The number of women involved in brewing is still a small slice of the total workforce, particularly when the count excludes office staff, sales teams, and bartenders and waitstaff. And even though all three women say they've felt welcome at their respective breweries, they still face a challenge when it comes to dealing with suppliers, distributors, and, especially, customers.
"When I'm with a group of brewers, people will walk up straight to the men and not even acknowledge me being a part of it," said Ulrich, who trains new brewery staff at Stone. "Unless I introduce myself, it's almost like I'm not there."
Still, it's a lot better today than in 1987, when Stoudt, a former kindergarten teacher, opened her brewery next to the restaurant owned by her husband, Ed. Wholesalers and restaurant owners "just didn't take me seriously; they figured probably it was her husband doing it," she recalled. "I went into a bar in Lancaster once, and one of our beers was on the menu with Eddie Stoudt's name next to it."
These days many women brewers say they find the industry itself fairly accepting of their presence, though they still feel subtle pressures to conform to brewing's masculine ethos. "You have to have a strong will to work with guys," said Ulrich. "We tend act like brothers and sisters."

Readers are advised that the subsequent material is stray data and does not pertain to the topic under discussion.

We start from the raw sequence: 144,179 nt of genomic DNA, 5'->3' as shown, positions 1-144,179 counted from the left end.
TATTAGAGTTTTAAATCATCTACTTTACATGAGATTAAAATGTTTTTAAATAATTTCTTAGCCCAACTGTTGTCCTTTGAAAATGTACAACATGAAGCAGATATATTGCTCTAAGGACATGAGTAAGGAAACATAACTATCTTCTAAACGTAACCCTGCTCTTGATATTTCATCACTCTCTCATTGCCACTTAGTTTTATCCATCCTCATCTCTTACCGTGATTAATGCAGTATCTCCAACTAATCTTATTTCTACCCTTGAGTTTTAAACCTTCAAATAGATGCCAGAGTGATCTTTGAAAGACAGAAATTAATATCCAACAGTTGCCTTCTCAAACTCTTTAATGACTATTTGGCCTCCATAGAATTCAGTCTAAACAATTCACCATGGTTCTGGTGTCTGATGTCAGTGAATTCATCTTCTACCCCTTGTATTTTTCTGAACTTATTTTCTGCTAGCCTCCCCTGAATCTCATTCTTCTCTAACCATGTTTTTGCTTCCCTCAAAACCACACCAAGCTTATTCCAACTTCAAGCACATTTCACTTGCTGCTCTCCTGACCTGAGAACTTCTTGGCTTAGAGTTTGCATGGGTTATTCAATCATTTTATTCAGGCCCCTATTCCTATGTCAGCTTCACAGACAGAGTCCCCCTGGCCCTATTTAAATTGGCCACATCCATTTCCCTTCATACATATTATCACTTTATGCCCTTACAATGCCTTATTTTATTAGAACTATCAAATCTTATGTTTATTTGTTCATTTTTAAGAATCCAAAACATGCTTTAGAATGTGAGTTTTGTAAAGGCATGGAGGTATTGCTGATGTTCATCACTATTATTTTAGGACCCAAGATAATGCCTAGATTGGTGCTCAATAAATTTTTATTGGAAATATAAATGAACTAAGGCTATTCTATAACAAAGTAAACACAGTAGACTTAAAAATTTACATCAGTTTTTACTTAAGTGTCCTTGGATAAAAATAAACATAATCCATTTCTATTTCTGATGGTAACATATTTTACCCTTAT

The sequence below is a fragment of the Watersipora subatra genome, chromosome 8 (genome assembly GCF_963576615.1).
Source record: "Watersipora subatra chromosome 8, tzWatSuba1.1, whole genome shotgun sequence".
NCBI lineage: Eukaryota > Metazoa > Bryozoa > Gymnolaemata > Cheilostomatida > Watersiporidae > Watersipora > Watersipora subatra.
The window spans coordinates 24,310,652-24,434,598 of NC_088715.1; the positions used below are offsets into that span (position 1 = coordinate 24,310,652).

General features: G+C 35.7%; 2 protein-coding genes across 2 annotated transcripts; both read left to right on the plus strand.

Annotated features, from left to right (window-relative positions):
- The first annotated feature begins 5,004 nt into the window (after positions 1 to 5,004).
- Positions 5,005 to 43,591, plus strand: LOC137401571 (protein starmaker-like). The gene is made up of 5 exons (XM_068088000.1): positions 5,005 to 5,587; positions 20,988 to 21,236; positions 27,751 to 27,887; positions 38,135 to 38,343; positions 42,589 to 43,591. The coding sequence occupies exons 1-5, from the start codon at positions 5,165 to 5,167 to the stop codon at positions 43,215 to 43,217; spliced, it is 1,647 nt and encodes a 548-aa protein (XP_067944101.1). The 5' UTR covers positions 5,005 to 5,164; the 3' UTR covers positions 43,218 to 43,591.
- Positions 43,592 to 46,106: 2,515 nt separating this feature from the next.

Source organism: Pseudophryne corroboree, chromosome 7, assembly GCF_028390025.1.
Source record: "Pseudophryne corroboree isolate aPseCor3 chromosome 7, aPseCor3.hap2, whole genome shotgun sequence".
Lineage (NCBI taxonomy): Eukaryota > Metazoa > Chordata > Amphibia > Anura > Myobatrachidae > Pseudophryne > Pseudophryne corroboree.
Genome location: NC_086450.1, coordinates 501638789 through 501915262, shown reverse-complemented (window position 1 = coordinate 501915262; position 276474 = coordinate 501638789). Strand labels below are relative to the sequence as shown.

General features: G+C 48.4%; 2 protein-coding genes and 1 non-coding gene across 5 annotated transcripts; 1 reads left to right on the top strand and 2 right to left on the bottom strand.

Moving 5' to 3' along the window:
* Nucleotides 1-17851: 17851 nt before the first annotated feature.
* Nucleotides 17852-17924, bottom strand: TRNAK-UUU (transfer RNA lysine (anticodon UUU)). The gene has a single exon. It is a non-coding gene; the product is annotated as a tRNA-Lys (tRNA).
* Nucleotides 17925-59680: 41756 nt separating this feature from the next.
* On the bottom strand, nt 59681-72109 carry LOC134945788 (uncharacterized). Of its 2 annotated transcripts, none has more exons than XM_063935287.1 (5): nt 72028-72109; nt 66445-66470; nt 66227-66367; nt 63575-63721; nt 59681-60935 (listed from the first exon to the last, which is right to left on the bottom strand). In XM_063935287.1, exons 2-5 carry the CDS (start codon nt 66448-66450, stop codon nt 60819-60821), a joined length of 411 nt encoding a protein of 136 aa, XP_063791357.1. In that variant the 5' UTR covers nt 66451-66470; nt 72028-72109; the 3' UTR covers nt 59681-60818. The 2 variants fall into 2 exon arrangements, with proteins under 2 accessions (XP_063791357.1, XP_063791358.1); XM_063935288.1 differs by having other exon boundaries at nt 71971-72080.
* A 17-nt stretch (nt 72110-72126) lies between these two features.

But even that's starting to change, thanks in large part to Teri Fahrendorf, a former brewmaster at Steelhead Brewing in Eugene, Oregon. In 2007 Fahrendorf took a cross-country brewery road trip, which she tracked with regular blog entries. At the time she wasn't aware of many other women brewers, and she certainly didn't feel a connection with them. "There'd be one or two here or there," she said. "But it's not like we bonded. We were used to being one of the boys."
Along the road, though, she began to meet more and more women, including Ulrich and Thompson. One evening during a stop at Victory, after a long conversation with Thompson about women brewers, she suggested on her blog that there should be an organization to promote women in the industry. Within hours she received dozens of e-mails from readers asking how they could sign up. The Pink Boots Society—named after Fahrendorf's signature brewery-floor footwear--was born.